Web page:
Climate activists target private jet airports, asking that private jet travel is reduced
Protests by groups such as Extinction Rebellion and Scientist Rebellion, in the UK, have staged protests and two of the main airports that serve private jets. There were other protests in the US and in Europe, with several people arrested. Protests took place at Teterboro Airport in New Jersey and also at airports in North Carolina, California and Washington State. In Europe there were protests at Schiphol in the Netherlands, Milan, Stockholm and Trondheim. The carbon emissions per passenger kilometre by users of private jets are perhaps 5-14 times as great as those in premium class seats on conventional jets, and much more than standard class passengers in a modern, full plane. With the severity of climate change becoming ever more apparent, the unnecessarily high carbon emissions by those who choose to fly in private jets are unacceptable. These flights are not only taken by politicians, eg. attending COP27 in Sharm-el-Sheikh, but often by the very rich, celebrities etc. Governments need to clamp down on this unjustifiable burning of jet fuel.
Climate Activists, Including Scientists, Are Arrested in Protests at Private Airports
The protesters temporarily shut down the main entrance to Teterboro Airport in New Jersey and also picketed at airports in North Carolina, California and Washington State. Climate activists blocked a private aircraft at Schiphol Airport, in the Netherlands, on Saturday.
By Vimal Patel (The New York Times)
Nov. 10, 2022
More than a dozen protesters, including scientists, were arrested on Thursday at private airports in the United States, coinciding with similar actions around the world to highlight the toll of private jets on the environment, activists said.
The protesters temporarily shut down the main entrance to Teterboro Airport in New Jersey, and also picketed at airports in North Carolina, California and Washington State. They were joined by protesters who took similar actions at 13 other private airports in 12 other countries, activists said.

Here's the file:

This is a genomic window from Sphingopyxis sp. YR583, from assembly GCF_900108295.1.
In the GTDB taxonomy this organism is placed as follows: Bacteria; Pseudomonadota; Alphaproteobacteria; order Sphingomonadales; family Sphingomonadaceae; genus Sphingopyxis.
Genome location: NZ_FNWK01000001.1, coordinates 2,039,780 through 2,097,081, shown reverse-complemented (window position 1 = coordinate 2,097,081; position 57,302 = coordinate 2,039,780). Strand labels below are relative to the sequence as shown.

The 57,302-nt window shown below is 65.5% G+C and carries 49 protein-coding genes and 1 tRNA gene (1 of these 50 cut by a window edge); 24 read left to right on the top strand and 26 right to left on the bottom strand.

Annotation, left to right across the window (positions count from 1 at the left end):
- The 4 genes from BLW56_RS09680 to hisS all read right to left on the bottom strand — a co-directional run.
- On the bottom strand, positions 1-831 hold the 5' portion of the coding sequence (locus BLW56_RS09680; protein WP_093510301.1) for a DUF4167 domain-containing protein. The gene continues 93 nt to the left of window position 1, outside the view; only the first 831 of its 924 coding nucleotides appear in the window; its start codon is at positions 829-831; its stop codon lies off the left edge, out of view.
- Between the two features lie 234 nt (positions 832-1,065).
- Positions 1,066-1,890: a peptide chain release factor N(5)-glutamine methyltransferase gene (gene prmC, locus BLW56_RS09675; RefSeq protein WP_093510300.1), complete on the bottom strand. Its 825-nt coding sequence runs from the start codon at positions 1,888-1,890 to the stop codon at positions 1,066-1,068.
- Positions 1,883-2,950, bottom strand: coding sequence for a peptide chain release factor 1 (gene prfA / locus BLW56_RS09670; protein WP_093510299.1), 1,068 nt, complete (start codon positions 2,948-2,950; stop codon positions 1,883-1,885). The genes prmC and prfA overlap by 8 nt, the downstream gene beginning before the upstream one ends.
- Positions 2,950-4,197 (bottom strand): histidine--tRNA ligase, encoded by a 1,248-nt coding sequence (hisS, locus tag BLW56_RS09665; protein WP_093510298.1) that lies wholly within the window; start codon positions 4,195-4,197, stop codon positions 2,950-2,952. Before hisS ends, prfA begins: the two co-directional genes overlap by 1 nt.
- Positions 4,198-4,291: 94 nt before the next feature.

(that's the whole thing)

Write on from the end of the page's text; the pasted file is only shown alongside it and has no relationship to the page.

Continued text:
Climate activists have taken part in several high-profile stunts recently. In October, they flung mashed potatoes on a glass-covered Claude Monet painting, “Grainstacks,” at a German museum. The $111 million painting was not damaged, officials said. Activists in Britain and Italy recently glued themselves to art.
The action on Thursday included climate scientists, a small sign that researchers have become more willing to take a more forceful public stand on climate change given the increasing clarity of the science, said Peter Kalmus, a climate scientist at NASA’s Jet Propulsion Lab.
“Five years ago, the majority view was that it was unacceptable to be an activist and to speak out if you were a scientist,” he said in an interview late Thursday. “I think the majority view now is you probably should be doing that because the science is so frightening.”
Climate activists block the entrance of the Milano Linate Prime airport in Milan on Thursday.
Dr. Kalmus was arrested on Thursday on a charge of misdemeanor trespassing at a private jet terminal at the Wilson Air Center in Charlotte, N.C. He was among four people, including another scientist, who were arrested as part of the protest at the Charlotte airport, he said. A representative for the airport declined to comment about the matter.
As of late Thursday, a spokeswoman for Scientist Rebellion, a group of scientists who have turned to climate activism, said that at least 16 scientists in the U.S. and a total of 81 worldwide had taken part in the climate actions on Thursday.
In April, Dr. Kalmus was one of roughly 1,000 scientists in 25 countries who blocked traffic and chained themselves to, among other targets, the gates of the White House and doors of bank branches as part of the Scientist Rebellion, one of the groups behind Thursday’s protests.
Dr. Kalmus said he is careful to follow NASA’s rules “scrupulously.” He makes clear that he speaks only for himself, not the agency. On Thursday, he took a personal day from work. He said that he worried about one day having a research grant reviewed by someone wary of his activism, but that he had not faced any repercussions so far.
On Thursday, the protests were aimed primarily at the aviation industry. Scientist Rebellion along with Extinction Rebellion, an affiliated group, said in a news release on Thursday that the sector was “the pinnacle of climate injustice and emissions inequality.”
The effect of aviation on the environment is under scrutiny in the United States and elsewhere. The sector is already considered among the world’s top carbon emitters. Experts say it accounts for about 3 to 4 percent of total U.S. greenhouse gas emissions.
Private jets are estimated to cause 5 to 14 times as much pollution as commercial planes per passenger, and 50 times as much as trains, according to a study published last year by Transport & Environment, a group campaigning for cleaner transportation.
Lenis Valens, a spokeswoman for the Port Authority of New York and New Jersey, said that seven people were arrested on charges of trespassing, disorderly conduct and interference with public transportation at the protest at Teterboro, which included 15 to 20 people and blocked the main entrance to the airport. Ms. Valens said that the airport temporarily rerouted employees and customers.